Using your ruby-webmock configuration for your local test service

An article, posted about 5 years ago filed in docker, development, rails, ruby, VCR, testing, resources, laptop & offline.

I recently shared an overview article about Stubbing External Services in Rails. I found it when looking for the best way to stub a pletora of services in a microservices environment. Sure, docker (or whatever) everything and run it locally / in your test suite. But unless you've plenty of disk- and memory space, this isn't always a viable option. The alternative: simulate the service. Mock or stub the endpoint.

VCR and Webmock

The go to gems are Webmock, which catches request and allows you to define the responses explicitly and VCR, which allows you to record responses, and play back.

VCR is quite cool, but as it is a recorder of earlier responses, there may be a lot of noise to dig trough when trying to make the responses a bit more generic (dealing with random token requests and what else)

For testing I pers…

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Getting started with Cypress - a modern frontend testing framework

An article, posted more than 5 years ago filed in ci, testing, frontend, ui, gui, javascript, npm, yarn & selenium.

Cypress is a new, open source integration test runner for modern JS applications (its development is sponsored by their online dashboard that allows you to record test-runs). It doesn’t require setting up Selenium, or other browser plugin, manually. Add it to your package.json and everything you need will be set up:

npm install cypress --save-dev

You can open even a GUI using:

./node_modules/.bin/cypress open

Alternatively, you can run the tests headless using the run command:

./node_modules/.bin/cypress run

Running the test will leave you with video recordings of what has been happening visually on the frontend for further review.

Ok. All nice, but you're right, these are tests running against a locally run server. So let's move the examples directory out of scope of the test runner:

mv cypress/integration/examples cypress/integration-examples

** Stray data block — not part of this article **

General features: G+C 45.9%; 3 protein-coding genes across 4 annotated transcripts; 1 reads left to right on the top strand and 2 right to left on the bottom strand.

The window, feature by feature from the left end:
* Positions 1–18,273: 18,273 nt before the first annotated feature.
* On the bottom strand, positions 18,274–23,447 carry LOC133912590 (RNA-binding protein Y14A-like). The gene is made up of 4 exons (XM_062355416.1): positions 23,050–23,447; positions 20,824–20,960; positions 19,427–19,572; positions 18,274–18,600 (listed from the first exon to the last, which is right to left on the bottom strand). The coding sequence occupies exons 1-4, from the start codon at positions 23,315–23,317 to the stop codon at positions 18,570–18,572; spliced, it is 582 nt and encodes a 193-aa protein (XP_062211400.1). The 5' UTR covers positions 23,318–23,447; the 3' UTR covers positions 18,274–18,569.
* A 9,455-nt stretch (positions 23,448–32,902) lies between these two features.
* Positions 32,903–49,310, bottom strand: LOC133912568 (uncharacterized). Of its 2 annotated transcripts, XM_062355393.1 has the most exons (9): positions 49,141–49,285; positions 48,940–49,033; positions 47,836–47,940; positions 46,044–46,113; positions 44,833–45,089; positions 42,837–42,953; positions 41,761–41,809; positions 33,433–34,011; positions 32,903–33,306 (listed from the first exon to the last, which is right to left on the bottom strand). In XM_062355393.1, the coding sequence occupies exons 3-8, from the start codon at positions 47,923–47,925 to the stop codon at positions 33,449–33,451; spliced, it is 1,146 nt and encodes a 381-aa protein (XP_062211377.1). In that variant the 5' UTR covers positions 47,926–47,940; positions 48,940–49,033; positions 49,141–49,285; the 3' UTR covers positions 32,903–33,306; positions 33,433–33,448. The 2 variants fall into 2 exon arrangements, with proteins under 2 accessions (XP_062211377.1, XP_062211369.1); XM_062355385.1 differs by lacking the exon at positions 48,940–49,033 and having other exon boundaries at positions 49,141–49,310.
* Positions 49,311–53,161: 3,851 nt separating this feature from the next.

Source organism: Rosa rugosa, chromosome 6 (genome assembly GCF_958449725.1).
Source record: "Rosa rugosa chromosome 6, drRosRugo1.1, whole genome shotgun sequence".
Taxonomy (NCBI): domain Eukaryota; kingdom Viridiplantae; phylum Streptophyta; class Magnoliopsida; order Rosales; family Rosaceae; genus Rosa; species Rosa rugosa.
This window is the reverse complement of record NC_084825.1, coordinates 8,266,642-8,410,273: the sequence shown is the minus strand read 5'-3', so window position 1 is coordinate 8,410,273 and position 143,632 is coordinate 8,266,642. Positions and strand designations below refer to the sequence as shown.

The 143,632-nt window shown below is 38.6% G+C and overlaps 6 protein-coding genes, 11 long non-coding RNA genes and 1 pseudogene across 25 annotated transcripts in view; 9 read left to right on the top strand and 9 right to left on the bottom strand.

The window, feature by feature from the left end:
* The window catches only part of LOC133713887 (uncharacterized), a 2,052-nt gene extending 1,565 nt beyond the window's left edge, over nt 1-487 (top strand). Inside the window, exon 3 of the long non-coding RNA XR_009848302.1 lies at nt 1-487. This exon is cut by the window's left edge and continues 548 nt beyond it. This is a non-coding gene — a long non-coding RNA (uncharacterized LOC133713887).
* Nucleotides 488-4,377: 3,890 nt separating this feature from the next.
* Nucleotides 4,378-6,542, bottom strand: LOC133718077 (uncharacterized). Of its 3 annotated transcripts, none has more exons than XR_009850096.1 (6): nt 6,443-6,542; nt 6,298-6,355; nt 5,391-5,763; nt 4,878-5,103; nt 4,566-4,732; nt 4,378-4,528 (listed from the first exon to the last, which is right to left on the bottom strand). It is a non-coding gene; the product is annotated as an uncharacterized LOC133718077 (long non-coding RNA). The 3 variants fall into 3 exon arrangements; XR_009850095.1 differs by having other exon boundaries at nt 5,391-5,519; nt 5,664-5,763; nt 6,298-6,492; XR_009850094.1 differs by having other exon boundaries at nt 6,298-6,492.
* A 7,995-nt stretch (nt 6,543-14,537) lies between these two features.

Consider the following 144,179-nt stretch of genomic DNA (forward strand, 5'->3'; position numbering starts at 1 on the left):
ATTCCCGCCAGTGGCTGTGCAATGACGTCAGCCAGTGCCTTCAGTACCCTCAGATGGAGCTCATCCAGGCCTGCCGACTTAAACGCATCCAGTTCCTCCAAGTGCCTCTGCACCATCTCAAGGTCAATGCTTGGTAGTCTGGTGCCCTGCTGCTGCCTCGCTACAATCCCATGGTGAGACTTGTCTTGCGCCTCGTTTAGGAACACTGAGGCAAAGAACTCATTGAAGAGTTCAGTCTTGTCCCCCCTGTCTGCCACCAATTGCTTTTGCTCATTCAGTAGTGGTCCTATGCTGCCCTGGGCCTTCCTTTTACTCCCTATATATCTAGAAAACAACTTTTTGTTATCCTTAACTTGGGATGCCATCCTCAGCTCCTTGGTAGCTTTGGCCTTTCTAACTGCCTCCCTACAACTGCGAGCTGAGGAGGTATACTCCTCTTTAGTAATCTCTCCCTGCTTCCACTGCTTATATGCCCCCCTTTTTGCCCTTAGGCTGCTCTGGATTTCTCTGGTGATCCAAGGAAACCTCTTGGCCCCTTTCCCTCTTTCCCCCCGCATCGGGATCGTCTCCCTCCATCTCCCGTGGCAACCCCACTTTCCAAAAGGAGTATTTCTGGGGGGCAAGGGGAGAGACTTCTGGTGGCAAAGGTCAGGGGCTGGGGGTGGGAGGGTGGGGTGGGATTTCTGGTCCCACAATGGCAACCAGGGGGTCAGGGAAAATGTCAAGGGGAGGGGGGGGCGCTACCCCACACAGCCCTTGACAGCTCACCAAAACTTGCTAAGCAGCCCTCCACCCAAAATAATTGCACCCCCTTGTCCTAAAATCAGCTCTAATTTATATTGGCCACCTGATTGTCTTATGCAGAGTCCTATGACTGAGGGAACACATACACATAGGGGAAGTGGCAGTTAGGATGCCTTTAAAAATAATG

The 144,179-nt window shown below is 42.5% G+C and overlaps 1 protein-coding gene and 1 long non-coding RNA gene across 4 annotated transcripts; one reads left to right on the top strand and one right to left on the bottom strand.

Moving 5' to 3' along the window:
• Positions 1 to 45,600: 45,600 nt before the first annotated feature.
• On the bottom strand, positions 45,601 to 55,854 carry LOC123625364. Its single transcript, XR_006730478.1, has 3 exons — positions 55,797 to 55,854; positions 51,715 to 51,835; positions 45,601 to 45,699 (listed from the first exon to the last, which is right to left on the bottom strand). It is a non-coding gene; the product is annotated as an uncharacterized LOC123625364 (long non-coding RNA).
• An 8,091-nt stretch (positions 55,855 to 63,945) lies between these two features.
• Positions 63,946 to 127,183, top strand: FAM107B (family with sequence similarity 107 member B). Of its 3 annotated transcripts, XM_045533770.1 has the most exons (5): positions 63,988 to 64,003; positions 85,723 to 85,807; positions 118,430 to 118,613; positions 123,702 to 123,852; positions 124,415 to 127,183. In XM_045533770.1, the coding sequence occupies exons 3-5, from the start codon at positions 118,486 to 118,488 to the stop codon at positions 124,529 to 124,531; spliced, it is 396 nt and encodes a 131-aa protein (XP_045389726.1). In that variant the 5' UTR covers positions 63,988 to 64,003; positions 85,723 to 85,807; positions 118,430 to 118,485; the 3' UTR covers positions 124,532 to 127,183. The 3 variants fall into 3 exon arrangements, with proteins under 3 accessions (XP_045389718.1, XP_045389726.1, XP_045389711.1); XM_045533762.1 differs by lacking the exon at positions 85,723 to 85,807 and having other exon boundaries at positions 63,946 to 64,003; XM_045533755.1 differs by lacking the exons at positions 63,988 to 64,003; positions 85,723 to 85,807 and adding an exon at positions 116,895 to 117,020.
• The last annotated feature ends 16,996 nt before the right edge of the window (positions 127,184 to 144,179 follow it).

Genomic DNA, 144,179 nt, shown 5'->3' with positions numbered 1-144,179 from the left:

*(when exploring a new framework, I typically like …

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Be a (unit-testing) minimalist

An article, posted more than 5 years ago filed in testing, rails, ruby, programming & development.

Still (2013) a great talk by Sandy Metz on testing, and how to do it right, without getting too theoretical. While this talk is on ruby, and it uses a Rails framework for testing, it really is applicable to any other language (only the syntax will probably be a wee bit shittier ;))

Watch Rails Conf 2013 The Magic Tricks of Testing by Sandi Metz on YouTube

(and while unit-testing is between brackets, in general, being a minimalist when writing code really is a good idea)

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To stay agile

An article, posted more than 6 years ago filed in agile manifesto, agile, lean, train, testing & people.

When you don’t train and eat you grow fat. When you grow fat it’s hard to move fast and swiftly, to be agile. To stay lean many decide to train, but training costs effort.

You can have fun and hack around with your friends cq. colleagues (which is what “Individuals and interactions over processes and tools” seems to suggest), but if you just drink beer and have fun, responding to change will someday become hard. You run fat, how agile your weekends of hacking may seem.

The end-goal of agile software development is continuous and fast delivery of better software, no matter how you’d like to define that. But to stay agile requires training. Not only adding features (consuming feature-stories) but also continuously sharpening the tools that support the process, automate the process. Developing software that supports it to such extent that the process becomes a no-brainer. Hence, proper tooling over (manual) processes: automated tes…